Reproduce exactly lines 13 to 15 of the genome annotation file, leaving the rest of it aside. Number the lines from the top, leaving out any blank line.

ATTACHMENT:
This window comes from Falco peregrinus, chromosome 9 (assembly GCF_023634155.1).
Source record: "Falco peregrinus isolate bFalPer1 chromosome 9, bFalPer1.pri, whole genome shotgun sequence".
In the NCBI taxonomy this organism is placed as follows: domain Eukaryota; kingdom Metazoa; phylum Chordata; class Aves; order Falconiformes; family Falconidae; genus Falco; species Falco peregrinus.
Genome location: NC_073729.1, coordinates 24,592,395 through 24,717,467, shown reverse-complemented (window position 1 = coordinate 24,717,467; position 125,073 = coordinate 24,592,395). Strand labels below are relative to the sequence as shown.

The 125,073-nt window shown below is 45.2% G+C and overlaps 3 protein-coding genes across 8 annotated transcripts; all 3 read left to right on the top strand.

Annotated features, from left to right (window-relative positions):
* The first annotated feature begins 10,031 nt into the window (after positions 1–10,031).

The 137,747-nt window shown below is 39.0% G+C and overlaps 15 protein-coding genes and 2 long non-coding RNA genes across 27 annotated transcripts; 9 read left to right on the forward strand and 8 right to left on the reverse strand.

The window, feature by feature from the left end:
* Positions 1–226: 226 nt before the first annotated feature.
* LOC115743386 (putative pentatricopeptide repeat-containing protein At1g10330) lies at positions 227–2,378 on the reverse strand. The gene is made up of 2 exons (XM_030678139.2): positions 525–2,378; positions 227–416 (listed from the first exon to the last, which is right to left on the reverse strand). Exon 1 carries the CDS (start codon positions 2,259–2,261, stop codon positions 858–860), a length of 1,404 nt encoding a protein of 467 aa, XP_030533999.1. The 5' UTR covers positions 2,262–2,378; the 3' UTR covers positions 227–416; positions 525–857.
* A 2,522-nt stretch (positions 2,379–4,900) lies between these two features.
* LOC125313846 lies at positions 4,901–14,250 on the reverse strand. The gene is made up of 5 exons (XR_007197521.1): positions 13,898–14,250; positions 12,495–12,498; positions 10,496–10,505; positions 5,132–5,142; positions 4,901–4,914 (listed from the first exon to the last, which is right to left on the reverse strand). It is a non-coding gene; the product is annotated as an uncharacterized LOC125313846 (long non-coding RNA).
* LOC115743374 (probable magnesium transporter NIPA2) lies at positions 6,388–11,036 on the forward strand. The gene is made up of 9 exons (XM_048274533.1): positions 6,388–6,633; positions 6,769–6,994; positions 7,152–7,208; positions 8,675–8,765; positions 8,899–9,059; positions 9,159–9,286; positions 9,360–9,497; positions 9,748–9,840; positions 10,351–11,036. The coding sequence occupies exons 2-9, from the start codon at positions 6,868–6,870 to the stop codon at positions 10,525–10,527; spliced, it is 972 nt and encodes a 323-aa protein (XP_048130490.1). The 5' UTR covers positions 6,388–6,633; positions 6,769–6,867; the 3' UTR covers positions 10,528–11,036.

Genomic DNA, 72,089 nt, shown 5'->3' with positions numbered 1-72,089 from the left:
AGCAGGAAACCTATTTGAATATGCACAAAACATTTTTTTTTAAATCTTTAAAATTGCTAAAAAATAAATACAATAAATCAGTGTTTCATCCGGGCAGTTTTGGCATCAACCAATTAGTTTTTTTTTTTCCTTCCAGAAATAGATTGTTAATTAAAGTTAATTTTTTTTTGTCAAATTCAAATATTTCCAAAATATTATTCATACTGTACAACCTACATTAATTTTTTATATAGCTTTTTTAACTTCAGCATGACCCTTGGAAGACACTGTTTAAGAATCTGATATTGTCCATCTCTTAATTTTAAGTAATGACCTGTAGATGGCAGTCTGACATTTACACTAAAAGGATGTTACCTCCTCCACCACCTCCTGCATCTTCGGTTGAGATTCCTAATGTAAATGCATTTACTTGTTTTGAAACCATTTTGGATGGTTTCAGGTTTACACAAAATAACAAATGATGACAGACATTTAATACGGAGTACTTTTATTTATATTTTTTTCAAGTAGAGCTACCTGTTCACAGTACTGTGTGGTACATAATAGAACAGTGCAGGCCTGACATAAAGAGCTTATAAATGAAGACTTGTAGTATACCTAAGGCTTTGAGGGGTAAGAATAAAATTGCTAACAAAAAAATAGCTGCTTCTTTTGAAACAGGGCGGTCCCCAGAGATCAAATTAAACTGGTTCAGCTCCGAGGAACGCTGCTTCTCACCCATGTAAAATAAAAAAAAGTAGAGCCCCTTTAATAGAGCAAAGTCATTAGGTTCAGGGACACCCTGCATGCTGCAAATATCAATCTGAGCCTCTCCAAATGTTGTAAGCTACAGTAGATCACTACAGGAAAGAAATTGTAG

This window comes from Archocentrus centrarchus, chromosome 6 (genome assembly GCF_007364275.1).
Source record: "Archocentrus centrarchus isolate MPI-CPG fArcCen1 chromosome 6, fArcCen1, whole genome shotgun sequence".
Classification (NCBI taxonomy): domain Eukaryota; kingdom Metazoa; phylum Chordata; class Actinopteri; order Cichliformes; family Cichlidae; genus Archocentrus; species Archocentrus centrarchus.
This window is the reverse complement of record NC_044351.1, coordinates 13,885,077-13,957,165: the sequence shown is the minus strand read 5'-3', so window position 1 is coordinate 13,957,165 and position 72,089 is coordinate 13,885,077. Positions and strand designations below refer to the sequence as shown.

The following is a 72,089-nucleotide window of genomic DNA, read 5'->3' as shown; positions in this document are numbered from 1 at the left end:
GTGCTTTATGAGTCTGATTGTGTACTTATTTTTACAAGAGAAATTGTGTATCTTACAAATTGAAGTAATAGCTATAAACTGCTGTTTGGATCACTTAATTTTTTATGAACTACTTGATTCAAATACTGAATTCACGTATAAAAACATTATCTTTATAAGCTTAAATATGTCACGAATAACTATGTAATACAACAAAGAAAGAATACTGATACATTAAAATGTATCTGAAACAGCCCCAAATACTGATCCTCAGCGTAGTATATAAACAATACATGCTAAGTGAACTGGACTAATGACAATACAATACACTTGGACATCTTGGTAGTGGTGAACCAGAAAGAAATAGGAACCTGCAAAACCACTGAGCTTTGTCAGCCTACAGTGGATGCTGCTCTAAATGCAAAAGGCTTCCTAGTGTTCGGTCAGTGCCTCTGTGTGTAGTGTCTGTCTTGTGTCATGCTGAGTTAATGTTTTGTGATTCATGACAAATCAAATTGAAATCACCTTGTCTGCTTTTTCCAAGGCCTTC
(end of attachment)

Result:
* LOC125313846 lies at positions 4,901–14,250 on the reverse strand. The gene is made up of 5 exons (XR_007197521.1): positions 13,898–14,250; positions 12,495–12,498; positions 10,496–10,505; positions 5,132–5,142; positions 4,901–4,914 (listed from the first exon to the last, which is right to left on the reverse strand). It is a non-coding gene; the product is annotated as an uncharacterized LOC125313846 (long non-coding RNA).
* LOC115743374 (probable magnesium transporter NIPA2) lies at positions 6,388–11,036 on the forward strand. The gene is made up of 9 exons (XM_048274533.1): positions 6,388–6,633; positions 6,769–6,994; positions 7,152–7,208; positions 8,675–8,765; positions 8,899–9,059; positions 9,159–9,286; positions 9,360–9,497; positions 9,748–9,840; positions 10,351–11,036. The coding sequence occupies exons 2-9, from the start codon at positions 6,868–6,870 to the stop codon at positions 10,525–10,527; spliced, it is 972 nt and encodes a 323-aa protein (XP_048130490.1). The 5' UTR covers positions 6,388–6,633; positions 6,769–6,867; the 3' UTR covers positions 10,528–11,036.

Genomic DNA, 72,089 nt, shown 5'->3' with positions numbered 1-72,089 from the left: